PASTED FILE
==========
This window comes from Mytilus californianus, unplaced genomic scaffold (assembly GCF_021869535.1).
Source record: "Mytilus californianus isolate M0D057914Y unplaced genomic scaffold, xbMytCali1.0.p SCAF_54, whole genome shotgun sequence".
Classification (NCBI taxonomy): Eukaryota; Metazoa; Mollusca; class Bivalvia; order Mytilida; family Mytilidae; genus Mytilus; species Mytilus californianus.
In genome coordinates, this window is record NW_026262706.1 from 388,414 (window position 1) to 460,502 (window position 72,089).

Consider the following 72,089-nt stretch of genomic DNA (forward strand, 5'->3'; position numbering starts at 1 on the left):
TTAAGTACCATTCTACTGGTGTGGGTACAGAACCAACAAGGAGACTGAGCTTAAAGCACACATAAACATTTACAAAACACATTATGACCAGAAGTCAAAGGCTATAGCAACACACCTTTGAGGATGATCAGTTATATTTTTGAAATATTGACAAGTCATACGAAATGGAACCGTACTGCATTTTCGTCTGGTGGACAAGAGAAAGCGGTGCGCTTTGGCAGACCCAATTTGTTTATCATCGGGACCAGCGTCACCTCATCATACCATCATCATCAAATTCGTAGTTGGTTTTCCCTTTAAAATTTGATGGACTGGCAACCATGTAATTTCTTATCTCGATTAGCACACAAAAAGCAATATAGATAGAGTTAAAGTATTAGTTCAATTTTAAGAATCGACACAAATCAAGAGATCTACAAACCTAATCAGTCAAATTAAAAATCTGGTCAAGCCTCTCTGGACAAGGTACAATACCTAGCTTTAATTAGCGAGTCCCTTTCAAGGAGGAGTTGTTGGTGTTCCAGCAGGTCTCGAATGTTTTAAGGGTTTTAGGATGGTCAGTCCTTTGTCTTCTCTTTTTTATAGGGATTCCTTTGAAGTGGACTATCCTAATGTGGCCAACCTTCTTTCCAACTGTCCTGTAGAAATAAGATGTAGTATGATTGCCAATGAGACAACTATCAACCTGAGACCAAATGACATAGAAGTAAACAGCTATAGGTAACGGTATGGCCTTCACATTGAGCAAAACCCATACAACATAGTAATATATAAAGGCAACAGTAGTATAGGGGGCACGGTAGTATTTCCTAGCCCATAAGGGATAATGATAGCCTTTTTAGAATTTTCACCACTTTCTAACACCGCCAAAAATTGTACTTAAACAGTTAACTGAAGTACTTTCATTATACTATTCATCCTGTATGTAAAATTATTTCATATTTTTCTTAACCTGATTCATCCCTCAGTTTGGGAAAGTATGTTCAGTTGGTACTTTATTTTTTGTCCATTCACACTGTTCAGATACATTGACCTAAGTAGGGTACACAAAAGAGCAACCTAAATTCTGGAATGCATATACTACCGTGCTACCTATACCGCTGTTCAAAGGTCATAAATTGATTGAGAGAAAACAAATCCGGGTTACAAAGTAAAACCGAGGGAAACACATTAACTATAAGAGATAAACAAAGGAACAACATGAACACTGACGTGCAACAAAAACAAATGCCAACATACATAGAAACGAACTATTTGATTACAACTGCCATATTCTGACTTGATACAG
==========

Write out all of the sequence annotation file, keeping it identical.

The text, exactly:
This window comes from Mytilus californianus, unplaced genomic scaffold (assembly GCF_021869535.1).
Source record: "Mytilus californianus isolate M0D057914Y unplaced genomic scaffold, xbMytCali1.0.p SCAF_54, whole genome shotgun sequence".
Classification (NCBI taxonomy): Eukaryota; Metazoa; Mollusca; class Bivalvia; order Mytilida; family Mytilidae; genus Mytilus; species Mytilus californianus.
In genome coordinates, this window is record NW_026262706.1 from 388,414 (window position 1) to 460,502 (window position 72,089).

Consider the following 72,089-nt stretch of genomic DNA (forward strand, 5'->3'; position numbering starts at 1 on the left):
TTAAGTACCATTCTACTGGTGTGGGTACAGAACCAACAAGGAGACTGAGCTTAAAGCACACATAAACATTTACAAAACACATTATGACCAGAAGTCAAAGGCTATAGCAACACACCTTTGAGGATGATCAGTTATATTTTTGAAATATTGACAAGTCATACGAAATGGAACCGTACTGCATTTTCGTCTGGTGGACAAGAGAAAGCGGTGCGCTTTGGCAGACCCAATTTGTTTATCATCGGGACCAGCGTCACCTCATCATACCATCATCATCAAATTCGTAGTTGGTTTTCCCTTTAAAATTTGATGGACTGGCAACCATGTAATTTCTTATCTCGATTAGCACACAAAAAGCAATATAGATAGAGTTAAAGTATTAGTTCAATTTTAAGAATCGACACAAATCAAGAGATCTACAAACCTAATCAGTCAAATTAAAAATCTGGTCAAGCCTCTCTGGACAAGGTACAATACCTAGCTTTAATTAGCGAGTCCCTTTCAAGGAGGAGTTGTTGGTGTTCCAGCAGGTCTCGAATGTTTTAAGGGTTTTAGGATGGTCAGTCCTTTGTCTTCTCTTTTTTATAGGGATTCCTTTGAAGTGGACTATCCTAATGTGGCCAACCTTCTTTCCAACTGTCCTGTAGAAATAAGATGTAGTATGATTGCCAATGAGACAACTATCAACCTGAGACCAAATGACATAGAAGTAAACAGCTATAGGTAACGGTATGGCCTTCACATTGAGCAAAACCCATACAACATAGTAATATATAAAGGCAACAGTAGTATAGGGGGCACGGTAGTATTTCCTAGCCCATAAGGGATAATGATAGCCTTTTTAGAATTTTCACCACTTTCTAACACCGCCAAAAATTGTACTTAAACAGTTAACTGAAGTACTTTCATTATACTATTCATCCTGTATGTAAAATTATTTCATATTTTTCTTAACCTGATTCATCCCTCAGTTTGGGAAAGTATGTTCAGTTGGTACTTTATTTTTTGTCCATTCACACTGTTCAGATACATTGACCTAAGTAGGGTACACAAAAGAGCAACCTAAATTCTGGAATGCATATACTACCGTGCTACCTATACCGCTGTTCAAAGGTCATAAATTGATTGAGAGAAAACAAATCCGGGTTACAAAGTAAAACCGAGGGAAACACATTAACTATAAGAGATAAACAAAGGAACAACATGAACACTGACGTGCAACAAAAACAAATGCCAACATACATAGAAACGAACTATTTGATTACAACTGCCATATTCTGACTTGATACAG